This video shows the behavior of some sheep suffering from scrapie.
History of Scrapie
Scrapie has been a recognized disease for more then 250 years (NDA, 2004). In 18th century Britain during wool was one of the most important commercial products and British Parliament became quickly concerned about the economic effects of this mysterious disease. In 1947, scrapie was introduced to the United States, through a flock imported to Michigan from Great Britain. In the United States, scrapie has primarily been reported in the 'Suffolk' breed. It also has been diagnosed in a Border Leicester, Cheviots, Corriedales, Dorsets, and a number of other crossbreeds. The reported number of infected sheep in the United States ranged from 198 to 307 (NDA, 2004).
Scrapie, like kuru is a prion disease or transmissible spongiform encephalopathy (TSE). After a sheep is infected with a prion disease, the infectious agent typically enters the lymphatic system and travels to lymph nodes. After 'attacking' the lymphatic system, the prions are eventually go to the brain, where they form 'holes' in brain tissue.
Signs of scrapie vary incredibly among animals and the disease develops very slowly. Sheep (and goats) can be infected at a very young age, but may not show symptoms of disease until two to six years of age (NDA, 2004). The prions attack nerve cells and because of this, affected animals show very observable behavioral changes: tremor, rubbing of wool, poor locomotor coordination. The symptoms progress and eventually lead to death (USDA, 2010). Other symptoms may include:
~Weight loss, despite normal appetite
~Excessive itching and rubbing
~Wool pulling or biting
~Loss of coordination
~Startling at sudden noise or movement
~High-stepping gait (front legs)
~Bunny-hop movement (rear legs)
~Swaying of back-end
~Inability to stand.
Diagnosing scrapie typically involves observing symptoms for a long duration, and eventual submission of brain tissues from an affected animal. The presence of prions in a microscopic section of brain tissue is the only method to be certain that sheep are infected with scrapie. A test of lymph tissue contained in the third-eyelid of sheep can be performed by a regulatory veterinarian in some instances, but this test is not used for routine scrapie diagnosis. If a sheep is suspected of having scrapie, the responsible individual should contact their local veterinarian for a diagnosis (USDA, 2010).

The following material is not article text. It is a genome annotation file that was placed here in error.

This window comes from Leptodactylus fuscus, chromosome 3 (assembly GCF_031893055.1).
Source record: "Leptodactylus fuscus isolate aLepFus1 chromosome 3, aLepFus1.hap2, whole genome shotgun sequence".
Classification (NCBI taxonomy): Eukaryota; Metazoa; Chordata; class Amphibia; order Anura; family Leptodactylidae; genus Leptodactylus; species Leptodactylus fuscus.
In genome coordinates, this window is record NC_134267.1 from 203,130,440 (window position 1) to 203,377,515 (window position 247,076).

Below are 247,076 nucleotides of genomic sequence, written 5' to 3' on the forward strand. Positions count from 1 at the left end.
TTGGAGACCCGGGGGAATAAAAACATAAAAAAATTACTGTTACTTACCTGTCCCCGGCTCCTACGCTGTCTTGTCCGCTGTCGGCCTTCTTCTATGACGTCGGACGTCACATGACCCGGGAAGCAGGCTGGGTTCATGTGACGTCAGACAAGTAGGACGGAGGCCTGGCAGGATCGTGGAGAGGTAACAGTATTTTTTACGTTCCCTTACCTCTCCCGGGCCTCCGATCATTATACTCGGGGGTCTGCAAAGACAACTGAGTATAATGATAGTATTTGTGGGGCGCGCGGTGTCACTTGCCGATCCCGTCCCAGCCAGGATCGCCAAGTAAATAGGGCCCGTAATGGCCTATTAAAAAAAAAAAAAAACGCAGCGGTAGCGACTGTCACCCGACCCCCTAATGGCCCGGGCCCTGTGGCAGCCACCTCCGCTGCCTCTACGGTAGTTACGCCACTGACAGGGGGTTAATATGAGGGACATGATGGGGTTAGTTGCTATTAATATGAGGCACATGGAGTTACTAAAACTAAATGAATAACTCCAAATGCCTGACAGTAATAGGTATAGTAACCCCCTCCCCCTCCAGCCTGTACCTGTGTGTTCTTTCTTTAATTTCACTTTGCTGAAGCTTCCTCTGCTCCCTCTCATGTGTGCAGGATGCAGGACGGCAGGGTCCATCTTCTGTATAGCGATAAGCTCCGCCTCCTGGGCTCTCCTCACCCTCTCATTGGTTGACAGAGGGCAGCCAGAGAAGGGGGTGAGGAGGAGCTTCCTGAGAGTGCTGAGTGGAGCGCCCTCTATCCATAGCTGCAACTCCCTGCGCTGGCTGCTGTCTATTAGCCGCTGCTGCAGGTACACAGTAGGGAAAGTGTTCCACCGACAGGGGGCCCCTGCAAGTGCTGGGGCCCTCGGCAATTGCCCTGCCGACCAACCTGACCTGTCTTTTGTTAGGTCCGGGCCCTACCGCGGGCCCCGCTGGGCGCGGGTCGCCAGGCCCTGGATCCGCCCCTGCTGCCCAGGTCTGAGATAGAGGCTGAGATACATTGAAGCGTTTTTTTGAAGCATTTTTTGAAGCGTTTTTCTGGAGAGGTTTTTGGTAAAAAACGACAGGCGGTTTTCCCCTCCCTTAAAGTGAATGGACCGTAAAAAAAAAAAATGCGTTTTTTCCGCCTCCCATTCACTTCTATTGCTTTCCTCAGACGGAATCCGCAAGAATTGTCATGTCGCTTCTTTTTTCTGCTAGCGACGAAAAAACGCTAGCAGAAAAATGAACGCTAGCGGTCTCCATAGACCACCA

The United States Department of Agriculture (USDA) Animal Plant Health Inspection Service (APHIS) launched a new Scrapie Eradication Program in November of 2002. All states agreed to consistently upholding standards with the program so that producers could transport sheep between states. It is estimated that scrapie costs American sheep producers $25 million annually (USDA, 2010). USDA has funds that are available for the clean up of infected flocks. This clean up includes the costs associated with DNA testing, and the purchase of infected and susceptible sheep at fair market value (USDA, 2010).
Other aspects of the eradication program include identification of sheep and goats with official USDA scrapie tags in breeding sheep and sheep older than 18 months at the time of sale, purebred goats and goats that have resided with sheep, and all unaltered sheep and goats for exhibition.
Producers must also keep good records including names and addresses of purchases and sales of sheep from the flock. When participating in the program, flock owners must report any scrapie suspects immediately to animal health official, officially identify all sheep over one year of age or when a change of ownership occurs (except slaughter), maintain adequate records including all sales, purchases, births and deaths for a minimum of five years, agree to an annual inspection by regulatory health officials for symptoms of scrapie, record completeness, and verifying identification of the flock and purchase replacement-breeding animals from flocks of equal or higher status.
A list of flocks enrolled in the certification program and their status is available on the USDA web site.